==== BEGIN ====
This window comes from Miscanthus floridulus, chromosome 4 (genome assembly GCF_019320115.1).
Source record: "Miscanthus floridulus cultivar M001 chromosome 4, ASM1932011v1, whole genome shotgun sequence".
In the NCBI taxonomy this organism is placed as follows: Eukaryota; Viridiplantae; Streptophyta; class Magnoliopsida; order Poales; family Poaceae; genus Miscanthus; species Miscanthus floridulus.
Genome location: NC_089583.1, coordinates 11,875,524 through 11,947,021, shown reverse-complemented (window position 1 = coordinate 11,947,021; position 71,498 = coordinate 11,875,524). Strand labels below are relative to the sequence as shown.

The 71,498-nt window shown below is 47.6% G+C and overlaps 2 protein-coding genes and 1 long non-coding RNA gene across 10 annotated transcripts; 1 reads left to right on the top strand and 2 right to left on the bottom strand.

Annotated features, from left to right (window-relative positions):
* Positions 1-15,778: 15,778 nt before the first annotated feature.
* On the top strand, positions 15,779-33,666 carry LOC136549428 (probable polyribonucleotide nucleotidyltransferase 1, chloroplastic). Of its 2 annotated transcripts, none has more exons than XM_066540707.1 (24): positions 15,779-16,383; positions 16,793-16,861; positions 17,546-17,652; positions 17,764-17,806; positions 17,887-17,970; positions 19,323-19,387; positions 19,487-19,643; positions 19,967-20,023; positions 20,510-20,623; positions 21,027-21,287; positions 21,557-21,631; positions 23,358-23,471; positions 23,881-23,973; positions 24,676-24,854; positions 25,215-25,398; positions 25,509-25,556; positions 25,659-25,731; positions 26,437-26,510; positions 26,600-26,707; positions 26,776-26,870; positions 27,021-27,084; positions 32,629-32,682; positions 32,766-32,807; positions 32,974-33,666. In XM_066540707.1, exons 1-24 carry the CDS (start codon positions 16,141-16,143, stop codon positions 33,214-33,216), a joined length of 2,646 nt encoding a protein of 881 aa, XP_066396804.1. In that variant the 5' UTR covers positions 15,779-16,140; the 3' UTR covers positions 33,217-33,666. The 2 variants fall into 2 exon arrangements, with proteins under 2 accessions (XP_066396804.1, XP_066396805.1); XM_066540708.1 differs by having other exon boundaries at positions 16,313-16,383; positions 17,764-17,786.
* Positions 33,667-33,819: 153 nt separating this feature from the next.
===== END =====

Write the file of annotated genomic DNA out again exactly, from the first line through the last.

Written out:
This window comes from Miscanthus floridulus, chromosome 4 (genome assembly GCF_019320115.1).
Source record: "Miscanthus floridulus cultivar M001 chromosome 4, ASM1932011v1, whole genome shotgun sequence".
In the NCBI taxonomy this organism is placed as follows: Eukaryota; Viridiplantae; Streptophyta; class Magnoliopsida; order Poales; family Poaceae; genus Miscanthus; species Miscanthus floridulus.
Genome location: NC_089583.1, coordinates 11,875,524 through 11,947,021, shown reverse-complemented (window position 1 = coordinate 11,947,021; position 71,498 = coordinate 11,875,524). Strand labels below are relative to the sequence as shown.

The 71,498-nt window shown below is 47.6% G+C and overlaps 2 protein-coding genes and 1 long non-coding RNA gene across 10 annotated transcripts; 1 reads left to right on the top strand and 2 right to left on the bottom strand.

Annotated features, from left to right (window-relative positions):
* Positions 1-15,778: 15,778 nt before the first annotated feature.
* On the top strand, positions 15,779-33,666 carry LOC136549428 (probable polyribonucleotide nucleotidyltransferase 1, chloroplastic). Of its 2 annotated transcripts, none has more exons than XM_066540707.1 (24): positions 15,779-16,383; positions 16,793-16,861; positions 17,546-17,652; positions 17,764-17,806; positions 17,887-17,970; positions 19,323-19,387; positions 19,487-19,643; positions 19,967-20,023; positions 20,510-20,623; positions 21,027-21,287; positions 21,557-21,631; positions 23,358-23,471; positions 23,881-23,973; positions 24,676-24,854; positions 25,215-25,398; positions 25,509-25,556; positions 25,659-25,731; positions 26,437-26,510; positions 26,600-26,707; positions 26,776-26,870; positions 27,021-27,084; positions 32,629-32,682; positions 32,766-32,807; positions 32,974-33,666. In XM_066540707.1, exons 1-24 carry the CDS (start codon positions 16,141-16,143, stop codon positions 33,214-33,216), a joined length of 2,646 nt encoding a protein of 881 aa, XP_066396804.1. In that variant the 5' UTR covers positions 15,779-16,140; the 3' UTR covers positions 33,217-33,666. The 2 variants fall into 2 exon arrangements, with proteins under 2 accessions (XP_066396804.1, XP_066396805.1); XM_066540708.1 differs by having other exon boundaries at positions 16,313-16,383; positions 17,764-17,786.
* Positions 33,667-33,819: 153 nt separating this feature from the next.